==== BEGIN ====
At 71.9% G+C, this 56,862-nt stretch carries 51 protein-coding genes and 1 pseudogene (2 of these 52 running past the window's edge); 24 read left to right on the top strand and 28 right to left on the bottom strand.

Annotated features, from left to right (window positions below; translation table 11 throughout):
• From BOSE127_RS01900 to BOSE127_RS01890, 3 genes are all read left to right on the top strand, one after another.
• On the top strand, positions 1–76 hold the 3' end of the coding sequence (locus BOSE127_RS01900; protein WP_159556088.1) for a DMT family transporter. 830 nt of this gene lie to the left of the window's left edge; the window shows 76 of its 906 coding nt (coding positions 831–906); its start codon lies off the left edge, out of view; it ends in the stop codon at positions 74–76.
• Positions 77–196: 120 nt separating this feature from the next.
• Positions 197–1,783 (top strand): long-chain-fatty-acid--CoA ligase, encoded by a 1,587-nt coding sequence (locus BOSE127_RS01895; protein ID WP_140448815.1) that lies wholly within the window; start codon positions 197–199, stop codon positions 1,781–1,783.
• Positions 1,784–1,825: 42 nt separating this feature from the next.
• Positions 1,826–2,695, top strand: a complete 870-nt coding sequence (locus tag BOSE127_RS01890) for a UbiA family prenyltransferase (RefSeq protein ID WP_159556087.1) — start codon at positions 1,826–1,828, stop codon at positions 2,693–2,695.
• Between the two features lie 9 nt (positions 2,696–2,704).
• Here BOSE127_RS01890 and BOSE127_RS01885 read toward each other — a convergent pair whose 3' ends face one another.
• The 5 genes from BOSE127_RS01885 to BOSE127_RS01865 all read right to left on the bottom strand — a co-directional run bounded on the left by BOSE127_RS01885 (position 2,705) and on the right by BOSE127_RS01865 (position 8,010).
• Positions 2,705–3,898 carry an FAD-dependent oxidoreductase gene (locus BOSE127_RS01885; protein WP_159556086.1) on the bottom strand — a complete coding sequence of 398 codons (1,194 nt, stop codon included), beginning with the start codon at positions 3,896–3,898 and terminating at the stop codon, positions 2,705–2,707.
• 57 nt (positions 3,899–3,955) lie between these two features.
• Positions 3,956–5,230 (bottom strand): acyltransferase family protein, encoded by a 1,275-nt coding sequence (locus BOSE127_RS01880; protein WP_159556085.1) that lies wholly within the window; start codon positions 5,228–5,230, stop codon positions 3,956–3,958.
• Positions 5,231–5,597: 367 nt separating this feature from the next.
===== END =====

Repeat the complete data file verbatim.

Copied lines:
At 71.9% G+C, this 56,862-nt stretch carries 51 protein-coding genes and 1 pseudogene (2 of these 52 running past the window's edge); 24 read left to right on the top strand and 28 right to left on the bottom strand.

Annotated features, from left to right (window positions below; translation table 11 throughout):
• From BOSE127_RS01900 to BOSE127_RS01890, 3 genes are all read left to right on the top strand, one after another.
• On the top strand, positions 1–76 hold the 3' end of the coding sequence (locus BOSE127_RS01900; protein WP_159556088.1) for a DMT family transporter. 830 nt of this gene lie to the left of the window's left edge; the window shows 76 of its 906 coding nt (coding positions 831–906); its start codon lies off the left edge, out of view; it ends in the stop codon at positions 74–76.
• Positions 77–196: 120 nt separating this feature from the next.
• Positions 197–1,783 (top strand): long-chain-fatty-acid--CoA ligase, encoded by a 1,587-nt coding sequence (locus BOSE127_RS01895; protein ID WP_140448815.1) that lies wholly within the window; start codon positions 197–199, stop codon positions 1,781–1,783.
• Positions 1,784–1,825: 42 nt separating this feature from the next.
• Positions 1,826–2,695, top strand: a complete 870-nt coding sequence (locus tag BOSE127_RS01890) for a UbiA family prenyltransferase (RefSeq protein ID WP_159556087.1) — start codon at positions 1,826–1,828, stop codon at positions 2,693–2,695.
• Between the two features lie 9 nt (positions 2,696–2,704).
• Here BOSE127_RS01890 and BOSE127_RS01885 read toward each other — a convergent pair whose 3' ends face one another.
• The 5 genes from BOSE127_RS01885 to BOSE127_RS01865 all read right to left on the bottom strand — a co-directional run bounded on the left by BOSE127_RS01885 (position 2,705) and on the right by BOSE127_RS01865 (position 8,010).
• Positions 2,705–3,898 carry an FAD-dependent oxidoreductase gene (locus BOSE127_RS01885; protein WP_159556086.1) on the bottom strand — a complete coding sequence of 398 codons (1,194 nt, stop codon included), beginning with the start codon at positions 3,896–3,898 and terminating at the stop codon, positions 2,705–2,707.
• 57 nt (positions 3,899–3,955) lie between these two features.
• Positions 3,956–5,230 (bottom strand): acyltransferase family protein, encoded by a 1,275-nt coding sequence (locus BOSE127_RS01880; protein WP_159556085.1) that lies wholly within the window; start codon positions 5,228–5,230, stop codon positions 3,956–3,958.
• Positions 5,231–5,597: 367 nt separating this feature from the next.